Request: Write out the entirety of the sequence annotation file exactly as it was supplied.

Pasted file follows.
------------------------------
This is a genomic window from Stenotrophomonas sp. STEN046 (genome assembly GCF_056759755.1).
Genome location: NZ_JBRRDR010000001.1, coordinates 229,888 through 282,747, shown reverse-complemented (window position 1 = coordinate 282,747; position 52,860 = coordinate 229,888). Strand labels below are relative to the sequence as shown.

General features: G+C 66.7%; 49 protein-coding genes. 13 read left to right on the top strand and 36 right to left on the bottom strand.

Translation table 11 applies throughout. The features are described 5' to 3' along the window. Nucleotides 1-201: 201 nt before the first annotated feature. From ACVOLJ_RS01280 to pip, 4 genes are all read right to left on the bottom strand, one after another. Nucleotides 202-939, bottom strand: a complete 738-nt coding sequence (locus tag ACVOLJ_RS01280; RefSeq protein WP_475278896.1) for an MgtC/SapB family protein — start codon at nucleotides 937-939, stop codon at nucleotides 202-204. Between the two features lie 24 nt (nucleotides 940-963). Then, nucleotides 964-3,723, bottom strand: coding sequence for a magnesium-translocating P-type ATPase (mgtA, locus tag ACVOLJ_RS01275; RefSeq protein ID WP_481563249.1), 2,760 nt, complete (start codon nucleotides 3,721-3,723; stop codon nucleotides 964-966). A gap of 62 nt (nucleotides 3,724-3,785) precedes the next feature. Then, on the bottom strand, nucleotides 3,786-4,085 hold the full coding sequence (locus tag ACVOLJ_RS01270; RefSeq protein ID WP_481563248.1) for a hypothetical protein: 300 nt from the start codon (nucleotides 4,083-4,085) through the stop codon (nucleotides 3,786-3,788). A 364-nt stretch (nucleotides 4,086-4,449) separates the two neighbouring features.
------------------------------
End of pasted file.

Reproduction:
This is a genomic window from Stenotrophomonas sp. STEN046 (genome assembly GCF_056759755.1).
Genome location: NZ_JBRRDR010000001.1, coordinates 229,888 through 282,747, shown reverse-complemented (window position 1 = coordinate 282,747; position 52,860 = coordinate 229,888). Strand labels below are relative to the sequence as shown.

General features: G+C 66.7%; 49 protein-coding genes. 13 read left to right on the top strand and 36 right to left on the bottom strand.

Translation table 11 applies throughout. The features are described 5' to 3' along the window. Nucleotides 1-201: 201 nt before the first annotated feature. From ACVOLJ_RS01280 to pip, 4 genes are all read right to left on the bottom strand, one after another. Nucleotides 202-939, bottom strand: a complete 738-nt coding sequence (locus tag ACVOLJ_RS01280; RefSeq protein WP_475278896.1) for an MgtC/SapB family protein — start codon at nucleotides 937-939, stop codon at nucleotides 202-204. Between the two features lie 24 nt (nucleotides 940-963). Then, nucleotides 964-3,723, bottom strand: coding sequence for a magnesium-translocating P-type ATPase (mgtA, locus tag ACVOLJ_RS01275; RefSeq protein ID WP_481563249.1), 2,760 nt, complete (start codon nucleotides 3,721-3,723; stop codon nucleotides 964-966). A gap of 62 nt (nucleotides 3,724-3,785) precedes the next feature. Then, on the bottom strand, nucleotides 3,786-4,085 hold the full coding sequence (locus tag ACVOLJ_RS01270; RefSeq protein ID WP_481563248.1) for a hypothetical protein: 300 nt from the start codon (nucleotides 4,083-4,085) through the stop codon (nucleotides 3,786-3,788). A 364-nt stretch (nucleotides 4,086-4,449) separates the two neighbouring features.